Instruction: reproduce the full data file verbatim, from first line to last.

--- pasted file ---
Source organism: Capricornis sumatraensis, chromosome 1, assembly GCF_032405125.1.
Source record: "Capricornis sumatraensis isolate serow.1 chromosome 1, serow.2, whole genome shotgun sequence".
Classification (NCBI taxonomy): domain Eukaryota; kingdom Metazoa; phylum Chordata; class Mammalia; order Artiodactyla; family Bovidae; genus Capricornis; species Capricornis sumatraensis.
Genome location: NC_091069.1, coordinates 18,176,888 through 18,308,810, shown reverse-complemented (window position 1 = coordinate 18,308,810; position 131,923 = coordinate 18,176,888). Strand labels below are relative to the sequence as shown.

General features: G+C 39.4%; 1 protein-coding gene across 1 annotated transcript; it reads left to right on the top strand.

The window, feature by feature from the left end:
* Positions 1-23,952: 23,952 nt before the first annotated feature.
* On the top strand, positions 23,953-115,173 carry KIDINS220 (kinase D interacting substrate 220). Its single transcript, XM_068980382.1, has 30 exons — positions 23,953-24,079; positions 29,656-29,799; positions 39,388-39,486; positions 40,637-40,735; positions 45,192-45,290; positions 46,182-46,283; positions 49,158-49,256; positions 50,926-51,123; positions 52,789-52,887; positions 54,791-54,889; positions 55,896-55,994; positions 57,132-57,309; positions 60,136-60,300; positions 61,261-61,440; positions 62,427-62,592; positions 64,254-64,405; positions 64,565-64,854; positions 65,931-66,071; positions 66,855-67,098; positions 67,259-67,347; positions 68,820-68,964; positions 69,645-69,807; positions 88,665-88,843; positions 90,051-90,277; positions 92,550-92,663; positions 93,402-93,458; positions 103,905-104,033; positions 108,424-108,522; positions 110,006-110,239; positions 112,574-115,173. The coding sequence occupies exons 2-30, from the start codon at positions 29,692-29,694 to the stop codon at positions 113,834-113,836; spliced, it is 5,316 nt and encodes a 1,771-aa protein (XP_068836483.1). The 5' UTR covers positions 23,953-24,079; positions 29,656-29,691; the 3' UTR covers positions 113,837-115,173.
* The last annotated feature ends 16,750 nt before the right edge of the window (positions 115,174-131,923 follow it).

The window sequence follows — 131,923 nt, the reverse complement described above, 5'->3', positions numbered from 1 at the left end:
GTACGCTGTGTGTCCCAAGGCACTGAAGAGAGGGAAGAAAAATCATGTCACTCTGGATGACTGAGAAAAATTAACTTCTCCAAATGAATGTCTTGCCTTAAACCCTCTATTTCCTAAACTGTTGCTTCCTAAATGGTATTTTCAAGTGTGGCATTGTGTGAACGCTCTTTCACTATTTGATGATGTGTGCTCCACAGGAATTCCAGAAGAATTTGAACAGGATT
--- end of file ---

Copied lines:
Source organism: Capricornis sumatraensis, chromosome 1, assembly GCF_032405125.1.
Source record: "Capricornis sumatraensis isolate serow.1 chromosome 1, serow.2, whole genome shotgun sequence".
Classification (NCBI taxonomy): domain Eukaryota; kingdom Metazoa; phylum Chordata; class Mammalia; order Artiodactyla; family Bovidae; genus Capricornis; species Capricornis sumatraensis.
Genome location: NC_091069.1, coordinates 18,176,888 through 18,308,810, shown reverse-complemented (window position 1 = coordinate 18,308,810; position 131,923 = coordinate 18,176,888). Strand labels below are relative to the sequence as shown.

General features: G+C 39.4%; 1 protein-coding gene across 1 annotated transcript; it reads left to right on the top strand.

The window, feature by feature from the left end:
* Positions 1-23,952: 23,952 nt before the first annotated feature.
* On the top strand, positions 23,953-115,173 carry KIDINS220 (kinase D interacting substrate 220). Its single transcript, XM_068980382.1, has 30 exons — positions 23,953-24,079; positions 29,656-29,799; positions 39,388-39,486; positions 40,637-40,735; positions 45,192-45,290; positions 46,182-46,283; positions 49,158-49,256; positions 50,926-51,123; positions 52,789-52,887; positions 54,791-54,889; positions 55,896-55,994; positions 57,132-57,309; positions 60,136-60,300; positions 61,261-61,440; positions 62,427-62,592; positions 64,254-64,405; positions 64,565-64,854; positions 65,931-66,071; positions 66,855-67,098; positions 67,259-67,347; positions 68,820-68,964; positions 69,645-69,807; positions 88,665-88,843; positions 90,051-90,277; positions 92,550-92,663; positions 93,402-93,458; positions 103,905-104,033; positions 108,424-108,522; positions 110,006-110,239; positions 112,574-115,173. The coding sequence occupies exons 2-30, from the start codon at positions 29,692-29,694 to the stop codon at positions 113,834-113,836; spliced, it is 5,316 nt and encodes a 1,771-aa protein (XP_068836483.1). The 5' UTR covers positions 23,953-24,079; positions 29,656-29,691; the 3' UTR covers positions 113,837-115,173.
* The last annotated feature ends 16,750 nt before the right edge of the window (positions 115,174-131,923 follow it).

The window sequence follows — 131,923 nt, the reverse complement described above, 5'->3', positions numbered from 1 at the left end:
GTACGCTGTGTGTCCCAAGGCACTGAAGAGAGGGAAGAAAAATCATGTCACTCTGGATGACTGAGAAAAATTAACTTCTCCAAATGAATGTCTTGCCTTAAACCCTCTATTTCCTAAACTGTTGCTTCCTAAATGGTATTTTCAAGTGTGGCATTGTGTGAACGCTCTTTCACTATTTGATGATGTGTGCTCCACAGGAATTCCAGAAGAATTTGAACAGGATT